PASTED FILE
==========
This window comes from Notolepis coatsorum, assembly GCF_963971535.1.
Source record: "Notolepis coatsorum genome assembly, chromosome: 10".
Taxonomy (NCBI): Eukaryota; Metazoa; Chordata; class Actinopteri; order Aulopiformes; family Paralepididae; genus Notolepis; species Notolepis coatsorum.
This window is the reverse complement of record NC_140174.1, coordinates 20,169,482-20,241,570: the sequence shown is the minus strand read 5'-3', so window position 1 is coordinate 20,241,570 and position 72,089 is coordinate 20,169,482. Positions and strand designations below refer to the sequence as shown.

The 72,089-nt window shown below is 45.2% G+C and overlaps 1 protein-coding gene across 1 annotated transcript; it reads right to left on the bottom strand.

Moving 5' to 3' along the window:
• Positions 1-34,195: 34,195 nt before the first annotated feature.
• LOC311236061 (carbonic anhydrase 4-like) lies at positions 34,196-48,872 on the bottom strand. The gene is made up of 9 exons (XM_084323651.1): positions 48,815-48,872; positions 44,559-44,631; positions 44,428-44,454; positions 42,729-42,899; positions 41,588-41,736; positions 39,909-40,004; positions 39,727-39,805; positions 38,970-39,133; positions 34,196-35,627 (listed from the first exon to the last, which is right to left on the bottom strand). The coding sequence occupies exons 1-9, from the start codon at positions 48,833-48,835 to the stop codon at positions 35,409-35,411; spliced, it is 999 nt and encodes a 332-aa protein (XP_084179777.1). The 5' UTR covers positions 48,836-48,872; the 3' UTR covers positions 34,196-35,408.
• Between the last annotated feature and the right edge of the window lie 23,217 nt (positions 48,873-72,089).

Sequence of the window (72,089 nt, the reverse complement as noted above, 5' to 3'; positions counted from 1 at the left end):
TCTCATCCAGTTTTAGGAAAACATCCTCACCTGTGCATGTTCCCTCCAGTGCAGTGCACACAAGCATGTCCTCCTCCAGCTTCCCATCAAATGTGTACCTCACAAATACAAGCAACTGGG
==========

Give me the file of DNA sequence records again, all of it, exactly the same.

This window comes from Notolepis coatsorum, assembly GCF_963971535.1.
Source record: "Notolepis coatsorum genome assembly, chromosome: 10".
Taxonomy (NCBI): Eukaryota; Metazoa; Chordata; class Actinopteri; order Aulopiformes; family Paralepididae; genus Notolepis; species Notolepis coatsorum.
This window is the reverse complement of record NC_140174.1, coordinates 20,169,482-20,241,570: the sequence shown is the minus strand read 5'-3', so window position 1 is coordinate 20,241,570 and position 72,089 is coordinate 20,169,482. Positions and strand designations below refer to the sequence as shown.

The 72,089-nt window shown below is 45.2% G+C and overlaps 1 protein-coding gene across 1 annotated transcript; it reads right to left on the bottom strand.

Moving 5' to 3' along the window:
• Positions 1-34,195: 34,195 nt before the first annotated feature.
• LOC311236061 (carbonic anhydrase 4-like) lies at positions 34,196-48,872 on the bottom strand. The gene is made up of 9 exons (XM_084323651.1): positions 48,815-48,872; positions 44,559-44,631; positions 44,428-44,454; positions 42,729-42,899; positions 41,588-41,736; positions 39,909-40,004; positions 39,727-39,805; positions 38,970-39,133; positions 34,196-35,627 (listed from the first exon to the last, which is right to left on the bottom strand). The coding sequence occupies exons 1-9, from the start codon at positions 48,833-48,835 to the stop codon at positions 35,409-35,411; spliced, it is 999 nt and encodes a 332-aa protein (XP_084179777.1). The 5' UTR covers positions 48,836-48,872; the 3' UTR covers positions 34,196-35,408.
• Between the last annotated feature and the right edge of the window lie 23,217 nt (positions 48,873-72,089).

Sequence of the window (72,089 nt, the reverse complement as noted above, 5' to 3'; positions counted from 1 at the left end):
TCTCATCCAGTTTTAGGAAAACATCCTCACCTGTGCATGTTCCCTCCAGTGCAGTGCACACAAGCATGTCCTCCTCCAGCTTCCCATCAAATGTGTACCTCACAAATACAAGCAACTGGG